2. fly on lao aviation. this is cheaper than bangkok airways, but apparently lao aviation planes do not use radar and find the airport by memory. sometimes they cannot see the airport due to clouds and circle the area until they find a hole in the clouds to descend through, as to not hit one of the mountains in the area. they’ll do this until they a: land, or b: run out of gas, and are forced to land at a different airport.

3. or take a slow boat which would be the same as the fast boat, but not as fast. (8 hours a day for two days down the mekong, versus one day for 7 hours).

we flew bangkok airways.

loang prabang is commonly referred to “old asia” meaning the asia before cell phones and western television. its quaint.. there are no street lights. the city closes down at 9pm and everyone goes to sleep. at dawn everyone is awake, old women in conical hats and sarongs sweep the streets with brooms made of grass, the monks go out and take alms and people set up shop.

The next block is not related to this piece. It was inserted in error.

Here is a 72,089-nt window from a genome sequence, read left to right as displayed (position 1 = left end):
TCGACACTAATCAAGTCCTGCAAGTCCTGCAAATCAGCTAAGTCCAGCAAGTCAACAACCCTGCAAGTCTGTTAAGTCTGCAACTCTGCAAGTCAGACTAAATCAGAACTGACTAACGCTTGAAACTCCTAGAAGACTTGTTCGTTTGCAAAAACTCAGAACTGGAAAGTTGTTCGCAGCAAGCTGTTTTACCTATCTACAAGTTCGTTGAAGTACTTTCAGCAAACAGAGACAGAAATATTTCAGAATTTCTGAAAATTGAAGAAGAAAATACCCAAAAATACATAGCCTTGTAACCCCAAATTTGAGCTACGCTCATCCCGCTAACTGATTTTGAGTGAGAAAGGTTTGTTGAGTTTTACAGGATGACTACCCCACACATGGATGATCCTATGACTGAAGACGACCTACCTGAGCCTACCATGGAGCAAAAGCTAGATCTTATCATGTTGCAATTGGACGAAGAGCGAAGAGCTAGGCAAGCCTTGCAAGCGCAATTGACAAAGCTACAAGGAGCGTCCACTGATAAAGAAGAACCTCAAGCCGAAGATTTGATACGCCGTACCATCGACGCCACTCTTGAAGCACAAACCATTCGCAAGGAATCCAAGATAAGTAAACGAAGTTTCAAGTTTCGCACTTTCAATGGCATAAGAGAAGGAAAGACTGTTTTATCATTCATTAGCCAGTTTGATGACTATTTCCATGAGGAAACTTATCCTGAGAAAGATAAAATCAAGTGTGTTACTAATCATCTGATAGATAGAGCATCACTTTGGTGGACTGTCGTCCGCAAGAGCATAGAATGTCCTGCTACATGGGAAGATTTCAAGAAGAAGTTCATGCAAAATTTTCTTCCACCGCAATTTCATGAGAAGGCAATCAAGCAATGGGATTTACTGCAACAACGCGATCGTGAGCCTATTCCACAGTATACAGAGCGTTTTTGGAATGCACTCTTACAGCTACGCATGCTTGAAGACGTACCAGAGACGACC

songkran seemed to have started early in laos, at least in loang prabang. kids were waiting for us on the street, and timidly shot water at us out of little plastic water guns. mandy decided she’d join the fun and took her water bottle and punctured a hole in the cap. when the kids came up and shot a bit of water on us, she turned around and drenched them. they were a bit surprised!!

the first day, water bottle in hand, we took a boat ride down the mekong to this cave that has been used for centuries as a buddhist shrine. it boasts some three thousand buddhist sculptures. its basically two large caves with tons of statues of buddha. we stopped at a village before we got to the caves which originally used to produce whiskey or baskets or something before tourists got dropped off there on an hourly basis. now the village depends on tourists buying hand woven fabrics and cold drinks. i bought a 100 kip note from when laos was part of french indochina. the note was written in french, but had no date on it. it stood out to me by its sheer size, its height actually, imagine two one dollar bills standing on top of each other, the bill is almost square.